American Indian Curriculum Services in the Teacher Education Center supports faculty, staff, and students as they include and integrate American Indian history, culture, and tribal sovereignty throughout School of Education curricula.
Omar Poler (Mole Lake Sokaogon Ojibwe), the American Indian Curriculum Services (AICS) coordinator, provides a range of professional support, including individual consultations, classroom lectures, and placed-based teaching and learning for classes and groups through UW-Madison First Nations Cultural Landscape Tours.
American Indian Curriculum Services also advocates for the inclusion of Indigenous peoples within teacher education and the long term Indigenization of education following the First Peoples Principles of Learning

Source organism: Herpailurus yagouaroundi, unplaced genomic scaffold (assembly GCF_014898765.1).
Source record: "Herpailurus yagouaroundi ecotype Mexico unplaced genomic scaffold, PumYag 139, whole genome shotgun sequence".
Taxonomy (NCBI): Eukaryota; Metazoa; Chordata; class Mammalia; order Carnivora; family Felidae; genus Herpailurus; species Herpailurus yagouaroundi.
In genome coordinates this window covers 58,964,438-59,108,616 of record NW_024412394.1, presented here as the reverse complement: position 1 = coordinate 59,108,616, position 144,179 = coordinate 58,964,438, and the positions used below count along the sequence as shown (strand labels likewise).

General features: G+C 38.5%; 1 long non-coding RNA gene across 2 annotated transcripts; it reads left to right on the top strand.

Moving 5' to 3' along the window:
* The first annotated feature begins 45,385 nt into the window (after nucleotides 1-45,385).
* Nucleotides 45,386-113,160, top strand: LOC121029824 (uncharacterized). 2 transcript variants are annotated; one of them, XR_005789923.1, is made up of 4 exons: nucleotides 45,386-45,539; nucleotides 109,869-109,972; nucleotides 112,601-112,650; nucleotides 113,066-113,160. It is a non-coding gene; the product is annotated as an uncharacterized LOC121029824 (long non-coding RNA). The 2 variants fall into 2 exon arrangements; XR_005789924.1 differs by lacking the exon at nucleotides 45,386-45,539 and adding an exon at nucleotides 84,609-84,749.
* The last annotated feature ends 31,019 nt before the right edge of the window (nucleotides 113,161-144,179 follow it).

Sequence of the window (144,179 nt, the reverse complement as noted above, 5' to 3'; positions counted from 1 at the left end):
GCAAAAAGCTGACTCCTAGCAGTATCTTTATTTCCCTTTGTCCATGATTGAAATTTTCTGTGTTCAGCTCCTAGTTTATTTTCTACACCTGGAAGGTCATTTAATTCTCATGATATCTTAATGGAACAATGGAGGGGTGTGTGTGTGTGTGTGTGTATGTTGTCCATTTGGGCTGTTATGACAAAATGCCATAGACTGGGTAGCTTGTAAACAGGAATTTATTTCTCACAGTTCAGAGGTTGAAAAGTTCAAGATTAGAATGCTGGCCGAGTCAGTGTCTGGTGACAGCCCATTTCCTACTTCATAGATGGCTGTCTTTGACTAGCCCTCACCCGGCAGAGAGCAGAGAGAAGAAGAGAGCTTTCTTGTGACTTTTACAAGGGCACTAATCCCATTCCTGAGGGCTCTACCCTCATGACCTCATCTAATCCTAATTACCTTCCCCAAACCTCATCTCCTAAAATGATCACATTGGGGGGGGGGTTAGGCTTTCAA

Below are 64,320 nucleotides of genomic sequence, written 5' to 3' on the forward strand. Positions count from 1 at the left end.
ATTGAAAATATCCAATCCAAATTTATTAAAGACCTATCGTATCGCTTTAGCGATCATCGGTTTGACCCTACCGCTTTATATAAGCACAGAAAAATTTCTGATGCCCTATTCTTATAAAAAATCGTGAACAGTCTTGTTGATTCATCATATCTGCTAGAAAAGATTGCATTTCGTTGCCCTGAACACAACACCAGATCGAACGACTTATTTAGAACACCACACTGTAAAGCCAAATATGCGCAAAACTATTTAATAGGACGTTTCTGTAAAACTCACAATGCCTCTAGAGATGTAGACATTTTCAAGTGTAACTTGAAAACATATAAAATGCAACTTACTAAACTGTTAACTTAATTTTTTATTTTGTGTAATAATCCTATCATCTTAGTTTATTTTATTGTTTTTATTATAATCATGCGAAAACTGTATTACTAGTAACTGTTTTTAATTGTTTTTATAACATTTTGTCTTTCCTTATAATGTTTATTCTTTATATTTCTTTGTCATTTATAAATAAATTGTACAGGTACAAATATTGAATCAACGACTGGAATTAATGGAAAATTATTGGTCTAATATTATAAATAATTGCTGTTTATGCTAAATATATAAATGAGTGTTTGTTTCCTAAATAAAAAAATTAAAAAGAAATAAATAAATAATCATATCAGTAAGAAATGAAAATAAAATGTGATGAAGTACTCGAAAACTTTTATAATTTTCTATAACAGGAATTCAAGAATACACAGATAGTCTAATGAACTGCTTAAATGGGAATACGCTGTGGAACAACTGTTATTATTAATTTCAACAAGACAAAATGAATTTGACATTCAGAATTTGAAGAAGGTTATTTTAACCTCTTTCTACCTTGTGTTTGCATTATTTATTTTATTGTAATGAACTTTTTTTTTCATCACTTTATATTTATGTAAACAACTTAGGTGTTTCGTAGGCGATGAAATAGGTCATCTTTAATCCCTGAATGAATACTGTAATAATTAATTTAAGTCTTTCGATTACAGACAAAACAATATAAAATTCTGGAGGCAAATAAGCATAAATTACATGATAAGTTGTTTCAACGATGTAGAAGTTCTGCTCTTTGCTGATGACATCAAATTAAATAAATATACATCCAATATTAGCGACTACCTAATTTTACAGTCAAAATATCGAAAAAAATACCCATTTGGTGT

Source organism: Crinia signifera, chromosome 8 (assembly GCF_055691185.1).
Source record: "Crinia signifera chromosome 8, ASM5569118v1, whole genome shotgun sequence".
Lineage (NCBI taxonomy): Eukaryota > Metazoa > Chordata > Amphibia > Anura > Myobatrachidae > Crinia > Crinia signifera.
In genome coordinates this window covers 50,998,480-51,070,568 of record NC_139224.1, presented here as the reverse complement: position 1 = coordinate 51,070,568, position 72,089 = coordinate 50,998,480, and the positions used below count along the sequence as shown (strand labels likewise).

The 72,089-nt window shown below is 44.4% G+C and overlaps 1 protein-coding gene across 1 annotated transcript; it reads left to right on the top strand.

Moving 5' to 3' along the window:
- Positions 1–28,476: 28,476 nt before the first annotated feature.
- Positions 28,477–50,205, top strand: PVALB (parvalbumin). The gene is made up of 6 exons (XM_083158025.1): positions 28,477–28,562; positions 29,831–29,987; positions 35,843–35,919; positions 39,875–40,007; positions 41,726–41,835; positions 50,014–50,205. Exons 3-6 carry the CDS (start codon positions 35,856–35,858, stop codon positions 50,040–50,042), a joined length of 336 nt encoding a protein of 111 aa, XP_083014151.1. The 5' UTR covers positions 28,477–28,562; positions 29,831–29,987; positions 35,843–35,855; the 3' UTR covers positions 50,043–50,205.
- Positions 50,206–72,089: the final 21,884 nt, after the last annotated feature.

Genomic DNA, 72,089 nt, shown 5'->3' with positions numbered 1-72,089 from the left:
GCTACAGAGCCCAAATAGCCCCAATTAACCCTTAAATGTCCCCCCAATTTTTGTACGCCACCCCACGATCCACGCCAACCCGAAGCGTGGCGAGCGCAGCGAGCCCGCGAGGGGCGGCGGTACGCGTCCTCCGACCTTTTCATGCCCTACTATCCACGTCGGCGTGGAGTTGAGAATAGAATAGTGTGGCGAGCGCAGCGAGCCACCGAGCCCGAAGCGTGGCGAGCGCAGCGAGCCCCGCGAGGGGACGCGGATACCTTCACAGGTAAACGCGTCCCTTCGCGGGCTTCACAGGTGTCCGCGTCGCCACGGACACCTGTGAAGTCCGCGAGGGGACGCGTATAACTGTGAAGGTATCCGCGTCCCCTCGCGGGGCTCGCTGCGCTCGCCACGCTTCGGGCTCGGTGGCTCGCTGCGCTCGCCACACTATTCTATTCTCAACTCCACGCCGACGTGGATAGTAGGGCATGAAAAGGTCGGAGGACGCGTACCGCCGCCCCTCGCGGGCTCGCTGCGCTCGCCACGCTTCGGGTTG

AICS participates in a host of campus and community partnerships to support inclusion of American Indian Studies in PK-16 education, especially regarding the history, culture, and tribal sovereignty of the 12 First Nations of Wisconsin.
The office was originally created in response to “Act 31” legislation which emerged from the recommendation of the 1984 Ad Hoc Commission on Racism, which convened to address the racism and ignorance demonstrated towards American Indians over treaty hunting and fishing rights. Act 31 charges the state of Wisconsin with creating a curriculum for grades 4-12 on American Indian treaty rights. It includes mandates for school programming to give students an understanding of different value systems, cultures, and human relations.
One outstanding resource is the website WisconsinFirstNations.org, a collection of resources that provides educators and pre-service teachers accurate and authentic educational materials for teaching about the American Indian Nations of Wisconsin.